This is not true winter, of course. Autumn is a season of transition, from bright summer to austere winter. In my memory, almost all of March is what I’d describe as summer/autumn, which has been the same this year – warm, bright days more often than not. Then, about the last weekend of March – often coinciding with Easter, and with the end of daylight saving – the weather will turn, it will become autumn/winter.

The days become cooler. The clouds crowd in. We’ve had no rain practically all year, but this morning it was steady for a few hours, and will come again soon.

We’ll still get the odd warm day and throwback to summer, days in the mid or even high twenties, but they’ll be past too in a months time.

I don’t mind too much. It’s been a bloody hot summer, plus I love my Red Wings, and prefer winter fashion to summer. And – I reckon – I write better in this weather. I’ll enjoy the cosiness for it over the next few months but reckon, come August, I’ll have had my full of it. Just as well we have seasons.

On leaving

It’s a week until my leave commences. I’m in the home stretch and come this time next week couldn’t give a hoot what happens within these four walls – I’ve already told them that I won’t be responding to phone calls or emails. I’m sure I’ll still get them, but they really need to get their act into gear. Fat chance.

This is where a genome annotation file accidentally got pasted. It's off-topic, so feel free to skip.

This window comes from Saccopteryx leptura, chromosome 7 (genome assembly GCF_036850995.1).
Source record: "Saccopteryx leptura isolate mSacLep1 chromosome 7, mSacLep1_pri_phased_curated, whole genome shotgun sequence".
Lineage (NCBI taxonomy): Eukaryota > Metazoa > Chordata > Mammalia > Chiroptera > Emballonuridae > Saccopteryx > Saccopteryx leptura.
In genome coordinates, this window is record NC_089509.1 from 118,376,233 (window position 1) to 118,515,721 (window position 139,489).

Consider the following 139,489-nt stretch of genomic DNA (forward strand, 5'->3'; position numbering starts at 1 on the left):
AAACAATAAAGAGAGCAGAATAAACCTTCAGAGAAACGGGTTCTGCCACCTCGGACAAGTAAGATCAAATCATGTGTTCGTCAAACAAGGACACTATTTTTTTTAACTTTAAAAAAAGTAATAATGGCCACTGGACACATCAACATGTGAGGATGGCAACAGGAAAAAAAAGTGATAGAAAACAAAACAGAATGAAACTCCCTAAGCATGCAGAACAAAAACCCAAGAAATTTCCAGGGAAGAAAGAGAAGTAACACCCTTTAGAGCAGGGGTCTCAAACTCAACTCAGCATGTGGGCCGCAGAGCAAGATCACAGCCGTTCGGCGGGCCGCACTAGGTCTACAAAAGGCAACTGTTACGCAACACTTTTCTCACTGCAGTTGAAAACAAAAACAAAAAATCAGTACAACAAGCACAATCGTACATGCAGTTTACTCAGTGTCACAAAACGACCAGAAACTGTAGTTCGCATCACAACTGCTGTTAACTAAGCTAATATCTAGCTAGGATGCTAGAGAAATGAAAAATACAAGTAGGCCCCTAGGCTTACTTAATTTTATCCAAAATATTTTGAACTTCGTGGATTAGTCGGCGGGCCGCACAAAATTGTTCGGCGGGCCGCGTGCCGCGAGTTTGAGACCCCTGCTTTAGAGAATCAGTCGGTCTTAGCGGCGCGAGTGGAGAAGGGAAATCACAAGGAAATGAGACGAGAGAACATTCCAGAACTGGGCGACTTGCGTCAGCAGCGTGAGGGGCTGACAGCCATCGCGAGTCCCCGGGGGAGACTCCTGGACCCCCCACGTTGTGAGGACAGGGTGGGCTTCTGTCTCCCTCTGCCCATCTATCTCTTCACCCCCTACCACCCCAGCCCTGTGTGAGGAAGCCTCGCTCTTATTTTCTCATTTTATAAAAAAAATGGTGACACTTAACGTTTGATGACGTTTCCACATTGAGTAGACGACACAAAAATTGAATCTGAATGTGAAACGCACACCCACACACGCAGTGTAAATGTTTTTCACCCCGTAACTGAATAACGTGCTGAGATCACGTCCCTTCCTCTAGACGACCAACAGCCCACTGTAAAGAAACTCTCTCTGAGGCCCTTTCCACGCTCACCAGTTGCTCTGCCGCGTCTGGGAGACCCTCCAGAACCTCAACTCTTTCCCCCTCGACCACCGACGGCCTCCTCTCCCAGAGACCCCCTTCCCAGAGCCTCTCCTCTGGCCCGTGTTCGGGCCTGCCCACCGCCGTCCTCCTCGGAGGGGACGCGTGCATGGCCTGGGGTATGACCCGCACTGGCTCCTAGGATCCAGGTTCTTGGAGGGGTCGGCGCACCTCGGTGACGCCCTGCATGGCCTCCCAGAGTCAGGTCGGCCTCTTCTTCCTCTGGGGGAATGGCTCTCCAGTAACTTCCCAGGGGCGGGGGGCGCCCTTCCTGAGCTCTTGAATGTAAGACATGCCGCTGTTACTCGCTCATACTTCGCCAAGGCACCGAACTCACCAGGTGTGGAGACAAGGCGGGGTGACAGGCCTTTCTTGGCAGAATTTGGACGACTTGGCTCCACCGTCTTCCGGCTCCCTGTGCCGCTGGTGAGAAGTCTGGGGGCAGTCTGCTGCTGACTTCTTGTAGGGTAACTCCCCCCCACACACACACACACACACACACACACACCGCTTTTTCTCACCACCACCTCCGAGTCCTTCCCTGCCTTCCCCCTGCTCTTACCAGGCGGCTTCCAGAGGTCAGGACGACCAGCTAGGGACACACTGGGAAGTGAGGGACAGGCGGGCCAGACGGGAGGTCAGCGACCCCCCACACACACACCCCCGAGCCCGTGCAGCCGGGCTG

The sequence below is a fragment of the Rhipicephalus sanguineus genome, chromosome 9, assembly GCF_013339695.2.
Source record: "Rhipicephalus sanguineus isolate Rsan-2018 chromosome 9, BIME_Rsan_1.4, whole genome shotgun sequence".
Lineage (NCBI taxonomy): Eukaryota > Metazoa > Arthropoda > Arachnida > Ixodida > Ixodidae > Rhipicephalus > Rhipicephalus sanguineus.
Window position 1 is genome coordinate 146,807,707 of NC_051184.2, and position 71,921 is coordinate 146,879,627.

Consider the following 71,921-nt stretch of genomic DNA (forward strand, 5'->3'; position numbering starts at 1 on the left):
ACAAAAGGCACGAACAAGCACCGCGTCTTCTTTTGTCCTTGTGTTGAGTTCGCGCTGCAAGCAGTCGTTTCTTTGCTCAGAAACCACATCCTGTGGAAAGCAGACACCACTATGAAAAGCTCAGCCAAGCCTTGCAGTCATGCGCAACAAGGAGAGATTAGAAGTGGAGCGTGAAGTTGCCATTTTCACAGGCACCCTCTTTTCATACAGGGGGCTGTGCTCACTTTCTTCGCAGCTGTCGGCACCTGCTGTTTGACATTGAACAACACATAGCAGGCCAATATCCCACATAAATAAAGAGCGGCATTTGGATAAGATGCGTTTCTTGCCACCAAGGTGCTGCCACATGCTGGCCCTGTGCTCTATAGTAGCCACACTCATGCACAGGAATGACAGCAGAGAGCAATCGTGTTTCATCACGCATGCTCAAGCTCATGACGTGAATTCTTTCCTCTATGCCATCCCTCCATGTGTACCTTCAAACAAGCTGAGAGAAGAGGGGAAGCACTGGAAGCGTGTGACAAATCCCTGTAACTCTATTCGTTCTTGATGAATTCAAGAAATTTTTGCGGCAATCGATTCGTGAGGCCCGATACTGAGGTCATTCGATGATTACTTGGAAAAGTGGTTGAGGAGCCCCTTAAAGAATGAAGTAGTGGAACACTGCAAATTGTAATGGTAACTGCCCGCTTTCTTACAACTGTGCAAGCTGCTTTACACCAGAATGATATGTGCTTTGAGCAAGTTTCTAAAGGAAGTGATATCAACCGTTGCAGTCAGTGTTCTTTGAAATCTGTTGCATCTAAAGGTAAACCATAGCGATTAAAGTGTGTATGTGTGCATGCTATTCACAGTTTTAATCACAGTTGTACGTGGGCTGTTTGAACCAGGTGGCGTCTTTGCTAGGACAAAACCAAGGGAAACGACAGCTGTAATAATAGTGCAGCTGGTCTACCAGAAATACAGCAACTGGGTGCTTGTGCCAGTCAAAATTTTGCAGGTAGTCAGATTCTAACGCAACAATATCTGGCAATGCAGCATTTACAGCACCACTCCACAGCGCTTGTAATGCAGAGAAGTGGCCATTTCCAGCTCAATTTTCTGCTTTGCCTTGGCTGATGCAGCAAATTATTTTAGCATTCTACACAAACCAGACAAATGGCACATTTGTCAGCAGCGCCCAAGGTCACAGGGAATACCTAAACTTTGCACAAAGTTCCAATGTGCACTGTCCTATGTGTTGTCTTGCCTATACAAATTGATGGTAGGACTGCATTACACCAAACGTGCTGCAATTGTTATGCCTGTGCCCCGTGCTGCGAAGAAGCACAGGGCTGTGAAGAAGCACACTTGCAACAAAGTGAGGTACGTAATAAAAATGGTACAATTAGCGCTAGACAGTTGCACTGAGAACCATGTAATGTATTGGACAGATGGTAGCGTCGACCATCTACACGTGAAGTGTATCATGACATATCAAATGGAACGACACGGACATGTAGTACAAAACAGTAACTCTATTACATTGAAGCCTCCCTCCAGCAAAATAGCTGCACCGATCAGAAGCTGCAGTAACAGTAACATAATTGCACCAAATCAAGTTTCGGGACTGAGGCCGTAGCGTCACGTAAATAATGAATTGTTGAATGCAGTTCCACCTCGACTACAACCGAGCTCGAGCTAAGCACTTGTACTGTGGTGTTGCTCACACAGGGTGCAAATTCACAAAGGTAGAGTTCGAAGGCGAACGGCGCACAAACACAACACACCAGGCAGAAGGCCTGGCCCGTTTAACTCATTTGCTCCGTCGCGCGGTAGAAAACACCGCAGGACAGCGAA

I’ve been in contact with the vendor we work with and sent him my CV. Because I’m straight up I mentioned to the head of digital that I’ll be on the look-out. Even though we’re both incumbents here he’s understanding and supportive. He’s offered to be a referee, as has the digital marketing manager. He’s also offered to put me in touch with some of his contacts.

In the meantime I’ve been speaking with one of the HR reps. He’s speaking to some of his contacts for me also. He’s sympathetic because his experience here has been almost identical to mine. His complaints mirror mine, as they do many others – there’re many looking to move on. It’s all about a lack of professionalism, the cliquey nature of business here, the poor management and unaccountable incompetence, the lack of any bold or decisive leadership. On top of that is the very nature of so many here. What we have in common is that we’ve come from competitive corporate environments where you just do the job. As one here said, this place is full of snowflakes.

Having said all this I have to temper my expectations. Nothing happens quickly and while I hope to return to work in a months’ time with something organised, that’s not a definite. All of ANZ, Telstra and NAB have let go of thousands in the last six months and many of them are still on the market.